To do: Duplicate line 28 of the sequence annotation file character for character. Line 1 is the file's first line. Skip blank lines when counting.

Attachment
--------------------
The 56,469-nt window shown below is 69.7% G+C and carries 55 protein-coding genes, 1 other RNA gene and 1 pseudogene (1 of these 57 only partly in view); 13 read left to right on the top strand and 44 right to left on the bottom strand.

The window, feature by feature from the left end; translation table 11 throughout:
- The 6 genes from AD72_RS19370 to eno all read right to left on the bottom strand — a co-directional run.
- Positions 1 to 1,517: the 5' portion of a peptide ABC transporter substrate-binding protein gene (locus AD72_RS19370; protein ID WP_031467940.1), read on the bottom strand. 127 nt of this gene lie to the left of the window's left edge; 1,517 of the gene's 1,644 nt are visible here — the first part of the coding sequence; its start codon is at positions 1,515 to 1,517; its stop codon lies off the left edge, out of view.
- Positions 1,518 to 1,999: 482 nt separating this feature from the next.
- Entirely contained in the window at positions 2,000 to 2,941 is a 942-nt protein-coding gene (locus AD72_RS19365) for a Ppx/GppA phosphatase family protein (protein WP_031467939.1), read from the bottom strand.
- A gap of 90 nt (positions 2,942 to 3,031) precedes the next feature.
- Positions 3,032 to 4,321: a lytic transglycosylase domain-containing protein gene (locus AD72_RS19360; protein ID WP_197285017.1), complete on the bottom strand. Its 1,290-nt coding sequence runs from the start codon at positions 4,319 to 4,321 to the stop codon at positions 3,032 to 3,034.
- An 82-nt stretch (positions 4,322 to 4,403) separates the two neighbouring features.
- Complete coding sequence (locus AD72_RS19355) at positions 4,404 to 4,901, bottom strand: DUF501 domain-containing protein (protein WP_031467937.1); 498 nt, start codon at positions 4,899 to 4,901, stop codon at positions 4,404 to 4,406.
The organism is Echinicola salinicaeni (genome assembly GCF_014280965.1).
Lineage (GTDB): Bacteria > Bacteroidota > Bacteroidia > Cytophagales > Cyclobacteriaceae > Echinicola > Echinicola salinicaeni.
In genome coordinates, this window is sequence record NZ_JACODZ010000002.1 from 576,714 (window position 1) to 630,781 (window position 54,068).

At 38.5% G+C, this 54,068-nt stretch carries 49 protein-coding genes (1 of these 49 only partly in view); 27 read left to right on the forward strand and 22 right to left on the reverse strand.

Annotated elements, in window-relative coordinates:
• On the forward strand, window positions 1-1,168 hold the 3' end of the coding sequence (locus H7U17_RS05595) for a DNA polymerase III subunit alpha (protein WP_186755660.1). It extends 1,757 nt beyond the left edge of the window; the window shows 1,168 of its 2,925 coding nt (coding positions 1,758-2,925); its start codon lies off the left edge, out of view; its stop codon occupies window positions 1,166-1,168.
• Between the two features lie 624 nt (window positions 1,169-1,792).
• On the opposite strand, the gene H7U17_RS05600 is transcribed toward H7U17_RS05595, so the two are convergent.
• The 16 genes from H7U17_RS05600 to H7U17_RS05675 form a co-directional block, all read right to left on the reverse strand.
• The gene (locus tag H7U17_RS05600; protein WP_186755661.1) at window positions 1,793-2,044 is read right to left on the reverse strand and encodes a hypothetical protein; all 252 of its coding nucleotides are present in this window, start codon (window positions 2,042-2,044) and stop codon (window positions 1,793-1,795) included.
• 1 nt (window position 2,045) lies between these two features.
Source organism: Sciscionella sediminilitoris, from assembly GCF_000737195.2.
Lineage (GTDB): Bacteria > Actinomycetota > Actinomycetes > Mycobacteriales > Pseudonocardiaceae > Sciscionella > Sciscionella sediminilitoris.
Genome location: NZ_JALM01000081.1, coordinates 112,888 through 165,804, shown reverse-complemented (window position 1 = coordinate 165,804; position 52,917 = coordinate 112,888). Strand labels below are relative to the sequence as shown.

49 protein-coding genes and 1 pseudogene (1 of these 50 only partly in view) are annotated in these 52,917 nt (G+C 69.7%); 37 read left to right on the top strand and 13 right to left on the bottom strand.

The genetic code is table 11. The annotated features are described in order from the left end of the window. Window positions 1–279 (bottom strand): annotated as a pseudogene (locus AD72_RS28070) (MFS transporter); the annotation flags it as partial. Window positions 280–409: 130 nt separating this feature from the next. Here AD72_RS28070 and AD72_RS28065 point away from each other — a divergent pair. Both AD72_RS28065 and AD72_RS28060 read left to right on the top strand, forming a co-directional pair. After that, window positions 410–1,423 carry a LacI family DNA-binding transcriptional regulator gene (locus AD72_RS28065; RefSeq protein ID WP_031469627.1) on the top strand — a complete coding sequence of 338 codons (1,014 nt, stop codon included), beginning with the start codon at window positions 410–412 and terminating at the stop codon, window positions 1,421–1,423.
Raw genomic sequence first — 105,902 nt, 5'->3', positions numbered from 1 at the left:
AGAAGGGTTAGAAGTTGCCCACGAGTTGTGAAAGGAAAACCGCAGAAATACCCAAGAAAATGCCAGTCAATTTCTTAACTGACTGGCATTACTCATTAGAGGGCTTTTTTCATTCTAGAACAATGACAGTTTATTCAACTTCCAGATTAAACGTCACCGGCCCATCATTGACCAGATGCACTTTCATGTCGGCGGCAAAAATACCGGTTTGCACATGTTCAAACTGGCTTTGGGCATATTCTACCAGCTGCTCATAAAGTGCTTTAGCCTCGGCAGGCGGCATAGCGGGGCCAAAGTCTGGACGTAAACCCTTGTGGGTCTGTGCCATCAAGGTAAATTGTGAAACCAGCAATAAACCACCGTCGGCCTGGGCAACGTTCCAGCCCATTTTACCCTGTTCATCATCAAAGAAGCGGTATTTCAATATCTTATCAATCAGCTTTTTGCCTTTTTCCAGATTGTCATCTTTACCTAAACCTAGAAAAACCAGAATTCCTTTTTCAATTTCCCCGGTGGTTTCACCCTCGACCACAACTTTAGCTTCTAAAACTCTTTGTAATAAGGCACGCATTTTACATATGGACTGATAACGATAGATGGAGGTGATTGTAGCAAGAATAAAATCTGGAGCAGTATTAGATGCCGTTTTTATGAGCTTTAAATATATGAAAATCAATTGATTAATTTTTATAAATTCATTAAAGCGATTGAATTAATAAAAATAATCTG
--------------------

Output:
AGAAGGGTTAGAAGTTGCCCACGAGTTGTGAAAGGAAAACCGCAGAAATACCCAAGAAAATGCCAGTCAATTTCTTAACTGACTGGCATTACTCATTAGAGGGCTTTTTTCATTCTAGAACAATGACAGTTTATTCAACTTCCAGATTAAACGTCACCGGCCCATCATTGACCAGATGCACTTTCATGTCGGCGGCAAAAATACCGGTTTGCACATGTTCAAACTGGCTTTGGGCATATTCTACCAGCTGCTCATAAAGTGCTTTAGCCTCGGCAGGCGGCATAGCGGGGCCAAAGTCTGGACGTAAACCCTTGTGGGTCTGTGCCATCAAGGTAAATTGTGAAACCAGCAATAAACCACCGTCGGCCTGGGCAACGTTCCAGCCCATTTTACCCTGTTCATCATCAAAGAAGCGGTATTTCAATATCTTATCAATCAGCTTTTTGCCTTTTTCCAGATTGTCATCTTTACCTAAACCTAGAAAAACCAGAATTCCTTTTTCAATTTCCCCGGTGGTTTCACCCTCGACCACAACTTTAGCTTCTAAAACTCTTTGTAATAAGGCACGCATTTTACATATGGACTGATAACGATAGATGGAGGTGATTGTAGCAAGAATAAAATCTGGAGCAGTATTAGATGCCGTTTTTATGAGCTTTAAATATATGAAAATCAATTGATTAATTTTTATAAATTCATTAAAGCGATTGAATTAATAAAAATAATCTG